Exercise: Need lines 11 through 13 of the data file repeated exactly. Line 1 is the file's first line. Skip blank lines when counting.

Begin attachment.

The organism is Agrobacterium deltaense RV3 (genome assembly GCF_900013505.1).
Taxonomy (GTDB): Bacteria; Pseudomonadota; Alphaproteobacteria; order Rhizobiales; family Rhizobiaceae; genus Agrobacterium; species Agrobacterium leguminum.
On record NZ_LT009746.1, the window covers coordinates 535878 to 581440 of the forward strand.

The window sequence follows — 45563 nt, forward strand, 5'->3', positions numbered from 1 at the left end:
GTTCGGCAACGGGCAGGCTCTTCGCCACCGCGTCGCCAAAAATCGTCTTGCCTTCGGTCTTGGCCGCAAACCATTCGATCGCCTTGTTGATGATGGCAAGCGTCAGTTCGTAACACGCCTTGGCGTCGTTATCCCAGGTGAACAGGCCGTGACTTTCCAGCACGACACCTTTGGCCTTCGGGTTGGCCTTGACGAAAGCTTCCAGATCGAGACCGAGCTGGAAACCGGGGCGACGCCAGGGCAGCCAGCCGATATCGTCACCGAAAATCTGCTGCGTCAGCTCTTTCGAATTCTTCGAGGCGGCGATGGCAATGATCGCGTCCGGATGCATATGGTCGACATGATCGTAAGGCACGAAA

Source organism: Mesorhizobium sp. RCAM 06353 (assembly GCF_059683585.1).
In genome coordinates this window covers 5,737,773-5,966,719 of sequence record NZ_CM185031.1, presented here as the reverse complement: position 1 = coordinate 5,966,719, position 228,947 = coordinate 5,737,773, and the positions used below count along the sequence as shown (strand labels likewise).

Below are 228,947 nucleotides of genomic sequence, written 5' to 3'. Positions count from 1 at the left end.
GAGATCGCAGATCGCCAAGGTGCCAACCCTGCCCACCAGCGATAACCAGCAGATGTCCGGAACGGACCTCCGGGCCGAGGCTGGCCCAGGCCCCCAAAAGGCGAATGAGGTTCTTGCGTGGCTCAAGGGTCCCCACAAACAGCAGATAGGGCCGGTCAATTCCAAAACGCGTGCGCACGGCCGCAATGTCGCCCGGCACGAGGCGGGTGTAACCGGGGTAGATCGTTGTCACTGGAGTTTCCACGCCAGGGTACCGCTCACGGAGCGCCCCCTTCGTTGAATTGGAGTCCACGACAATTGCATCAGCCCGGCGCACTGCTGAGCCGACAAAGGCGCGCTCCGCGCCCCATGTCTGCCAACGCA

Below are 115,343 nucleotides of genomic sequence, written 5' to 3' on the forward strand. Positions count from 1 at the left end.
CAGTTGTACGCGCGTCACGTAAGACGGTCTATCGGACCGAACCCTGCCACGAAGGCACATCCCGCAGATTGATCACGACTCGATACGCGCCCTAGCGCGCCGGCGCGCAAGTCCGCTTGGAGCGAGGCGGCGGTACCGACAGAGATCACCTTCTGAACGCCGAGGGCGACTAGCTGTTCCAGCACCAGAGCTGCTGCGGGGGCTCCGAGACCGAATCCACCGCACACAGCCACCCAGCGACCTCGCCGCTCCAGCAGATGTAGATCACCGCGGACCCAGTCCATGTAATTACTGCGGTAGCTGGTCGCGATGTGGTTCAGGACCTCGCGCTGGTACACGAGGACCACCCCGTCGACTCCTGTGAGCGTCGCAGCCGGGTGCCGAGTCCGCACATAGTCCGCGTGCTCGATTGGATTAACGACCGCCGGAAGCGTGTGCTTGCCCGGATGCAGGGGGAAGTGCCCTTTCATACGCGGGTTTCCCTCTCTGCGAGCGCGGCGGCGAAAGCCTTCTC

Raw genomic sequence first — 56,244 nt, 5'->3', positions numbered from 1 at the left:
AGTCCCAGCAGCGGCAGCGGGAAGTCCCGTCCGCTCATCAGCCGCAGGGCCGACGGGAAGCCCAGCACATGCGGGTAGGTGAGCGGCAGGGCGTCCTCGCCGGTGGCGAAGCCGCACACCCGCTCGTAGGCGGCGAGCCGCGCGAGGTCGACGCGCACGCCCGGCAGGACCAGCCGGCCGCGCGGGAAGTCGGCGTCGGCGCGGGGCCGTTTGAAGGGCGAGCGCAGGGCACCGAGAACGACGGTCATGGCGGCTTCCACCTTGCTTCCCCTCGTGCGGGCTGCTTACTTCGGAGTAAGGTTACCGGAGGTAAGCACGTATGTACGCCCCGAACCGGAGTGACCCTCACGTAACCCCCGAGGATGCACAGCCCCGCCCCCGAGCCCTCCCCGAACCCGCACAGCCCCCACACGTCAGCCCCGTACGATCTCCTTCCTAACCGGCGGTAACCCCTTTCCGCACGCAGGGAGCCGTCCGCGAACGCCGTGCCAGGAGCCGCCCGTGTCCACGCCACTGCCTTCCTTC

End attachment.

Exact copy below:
CAGTTGTACGCGCGTCACGTAAGACGGTCTATCGGACCGAACCCTGCCACGAAGGCACATCCCGCAGATTGATCACGACTCGATACGCGCCCTAGCGCGCCGGCGCGCAAGTCCGCTTGGAGCGAGGCGGCGGTACCGACAGAGATCACCTTCTGAACGCCGAGGGCGACTAGCTGTTCCAGCACCAGAGCTGCTGCGGGGGCTCCGAGACCGAATCCACCGCACACAGCCACCCAGCGACCTCGCCGCTCCAGCAGATGTAGATCACCGCGGACCCAGTCCATGTAATTACTGCGGTAGCTGGTCGCGATGTGGTTCAGGACCTCGCGCTGGTACACGAGGACCACCCCGTCGACTCCTGTGAGCGTCGCAGCCGGGTGCCGAGTCCGCACATAGTCCGCGTGCTCGATTGGATTAACGACCGCCGGAAGCGTGTGCTTGCCCGGATGCAGGGGGAAGTGCCCTTTCATACGCGGGTTTCCCTCTCTGCGAGCGCGGCGGCGAAAGCCTTCTC

Raw genomic sequence first — 56,244 nt, 5'->3', positions numbered from 1 at the left:
AGTCCCAGCAGCGGCAGCGGGAAGTCCCGTCCGCTCATCAGCCGCAGGGCCGACGGGAAGCCCAGCACATGCGGGTAGGTGAGCGGCAGGGCGTCCTCGCCGGTGGCGAAGCCGCACACCCGCTCGTAGGCGGCGAGCCGCGCGAGGTCGACGCGCACGCCCGGCAGGACCAGCCGGCCGCGCGGGAAGTCGGCGTCGGCGCGGGGCCGTTTGAAGGGCGAGCGCAGGGCACCGAGAACGACGGTCATGGCGGCTTCCACCTTGCTTCCCCTCGTGCGGGCTGCTTACTTCGGAGTAAGGTTACCGGAGGTAAGCACGTATGTACGCCCCGAACCGGAGTGACCCTCACGTAACCCCCGAGGATGCACAGCCCCGCCCCCGAGCCCTCCCCGAACCCGCACAGCCCCCACACGTCAGCCCCGTACGATCTCCTTCCTAACCGGCGGTAACCCCTTTCCGCACGCAGGGAGCCGTCCGCGAACGCCGTGCCAGGAGCCGCCCGTGTCCACGCCACTGCCTTCCTTC